Democrats have put three hot-button issues atop their agenda this week – 'don't ask, don't tell,' immigration reform, and campaign finance reform. They likely won't pass a thing on any of them. But they aren't too worried by that.
Rick Sforza/The Sun/AP
In the last days before the break for the Nov. 2 elections, why are Senate Democrats focusing their efforts on votes they are all but certain to lose?
On Tuesday, they fell three votes short of the 60 needed to avoid a filibuster on a defense spending bill, primarily because they attached two controversial amendments – one that would end "don't ask, don't tell" and a second that would offer a path to citizenship for some illegal immigrants.
In the aftermath of that defeat, Senate Democrats are shifting back to the Disclose Act – a campaign finance reform bill that didn't attract a single Republican vote when it last came before the Senate on July 27.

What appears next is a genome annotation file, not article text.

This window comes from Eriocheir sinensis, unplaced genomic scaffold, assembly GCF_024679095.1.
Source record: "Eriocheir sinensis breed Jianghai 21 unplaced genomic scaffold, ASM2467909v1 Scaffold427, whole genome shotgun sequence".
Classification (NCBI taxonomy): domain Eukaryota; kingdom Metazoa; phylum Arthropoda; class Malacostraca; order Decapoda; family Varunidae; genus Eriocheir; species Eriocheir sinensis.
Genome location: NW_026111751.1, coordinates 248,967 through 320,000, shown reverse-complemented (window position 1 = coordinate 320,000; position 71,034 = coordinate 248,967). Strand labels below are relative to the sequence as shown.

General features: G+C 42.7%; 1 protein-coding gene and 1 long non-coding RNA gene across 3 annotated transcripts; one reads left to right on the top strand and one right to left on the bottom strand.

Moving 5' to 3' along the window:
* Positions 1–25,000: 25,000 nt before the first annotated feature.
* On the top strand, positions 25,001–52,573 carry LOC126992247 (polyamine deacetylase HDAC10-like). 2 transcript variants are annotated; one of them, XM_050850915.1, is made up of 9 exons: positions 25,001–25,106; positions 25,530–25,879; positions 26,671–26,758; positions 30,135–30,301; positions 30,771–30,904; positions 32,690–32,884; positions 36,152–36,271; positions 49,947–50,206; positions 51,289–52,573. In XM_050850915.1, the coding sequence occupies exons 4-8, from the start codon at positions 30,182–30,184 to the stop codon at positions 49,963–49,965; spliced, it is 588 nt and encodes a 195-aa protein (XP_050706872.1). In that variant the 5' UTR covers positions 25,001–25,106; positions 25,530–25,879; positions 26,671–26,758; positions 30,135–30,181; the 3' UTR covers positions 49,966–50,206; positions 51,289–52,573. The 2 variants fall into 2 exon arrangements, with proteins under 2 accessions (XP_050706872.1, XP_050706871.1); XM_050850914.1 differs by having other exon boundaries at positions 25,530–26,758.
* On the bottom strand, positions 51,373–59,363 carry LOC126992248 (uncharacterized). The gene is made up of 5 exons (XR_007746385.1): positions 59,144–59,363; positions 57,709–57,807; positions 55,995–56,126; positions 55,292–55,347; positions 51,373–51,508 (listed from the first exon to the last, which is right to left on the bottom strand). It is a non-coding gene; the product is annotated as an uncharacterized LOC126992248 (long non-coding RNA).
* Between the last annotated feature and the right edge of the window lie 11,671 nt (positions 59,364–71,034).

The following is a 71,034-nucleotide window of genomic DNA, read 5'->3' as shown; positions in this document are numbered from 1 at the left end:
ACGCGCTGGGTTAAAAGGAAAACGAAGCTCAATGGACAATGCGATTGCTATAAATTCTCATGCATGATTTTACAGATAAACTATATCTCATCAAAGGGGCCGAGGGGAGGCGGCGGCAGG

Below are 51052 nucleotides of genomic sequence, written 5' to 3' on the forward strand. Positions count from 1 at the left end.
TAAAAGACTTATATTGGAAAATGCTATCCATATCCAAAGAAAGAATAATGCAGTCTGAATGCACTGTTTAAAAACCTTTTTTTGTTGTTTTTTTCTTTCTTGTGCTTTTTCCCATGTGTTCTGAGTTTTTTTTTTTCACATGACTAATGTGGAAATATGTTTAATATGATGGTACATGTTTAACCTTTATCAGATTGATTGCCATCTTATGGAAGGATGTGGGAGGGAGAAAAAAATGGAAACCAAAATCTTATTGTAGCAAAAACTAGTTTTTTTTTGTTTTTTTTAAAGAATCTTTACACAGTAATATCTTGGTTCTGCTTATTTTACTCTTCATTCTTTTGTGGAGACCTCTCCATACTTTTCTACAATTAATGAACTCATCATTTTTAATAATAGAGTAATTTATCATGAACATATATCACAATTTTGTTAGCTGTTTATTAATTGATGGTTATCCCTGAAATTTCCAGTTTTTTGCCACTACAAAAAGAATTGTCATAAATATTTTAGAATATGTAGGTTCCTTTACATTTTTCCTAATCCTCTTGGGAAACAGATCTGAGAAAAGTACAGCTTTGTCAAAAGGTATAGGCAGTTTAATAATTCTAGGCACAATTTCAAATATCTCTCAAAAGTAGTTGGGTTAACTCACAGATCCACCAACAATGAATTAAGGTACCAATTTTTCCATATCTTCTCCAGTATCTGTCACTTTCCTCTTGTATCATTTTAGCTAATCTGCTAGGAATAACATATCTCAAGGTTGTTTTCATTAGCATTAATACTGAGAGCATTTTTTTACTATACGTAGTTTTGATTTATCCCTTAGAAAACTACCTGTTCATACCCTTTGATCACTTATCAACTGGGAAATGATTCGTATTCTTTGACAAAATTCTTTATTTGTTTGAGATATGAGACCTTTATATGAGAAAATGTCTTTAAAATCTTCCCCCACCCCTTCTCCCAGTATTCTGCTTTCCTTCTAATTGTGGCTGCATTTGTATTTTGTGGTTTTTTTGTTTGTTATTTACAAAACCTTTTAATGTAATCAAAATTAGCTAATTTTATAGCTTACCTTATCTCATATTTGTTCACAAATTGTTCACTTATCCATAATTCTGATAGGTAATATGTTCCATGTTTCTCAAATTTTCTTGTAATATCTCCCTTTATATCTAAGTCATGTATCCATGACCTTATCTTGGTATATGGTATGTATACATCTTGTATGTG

It is not a theme necessarily aimed at legislative success.
"The only plausible answer is that this is symbolic politics aimed at sending messages to voters rather than legislating,” says Julian Zelizer, a congressional historian at Princeton University in New Jersey.
“In certain respects the legislation is secondary," he adds. "The problem is that the bill and the next one can backfire..., here with charges that Democrats are playing politics with defense. Also it does little for the main concern of voters – the economy.”
The three pieces of legislation all serve important political purposes: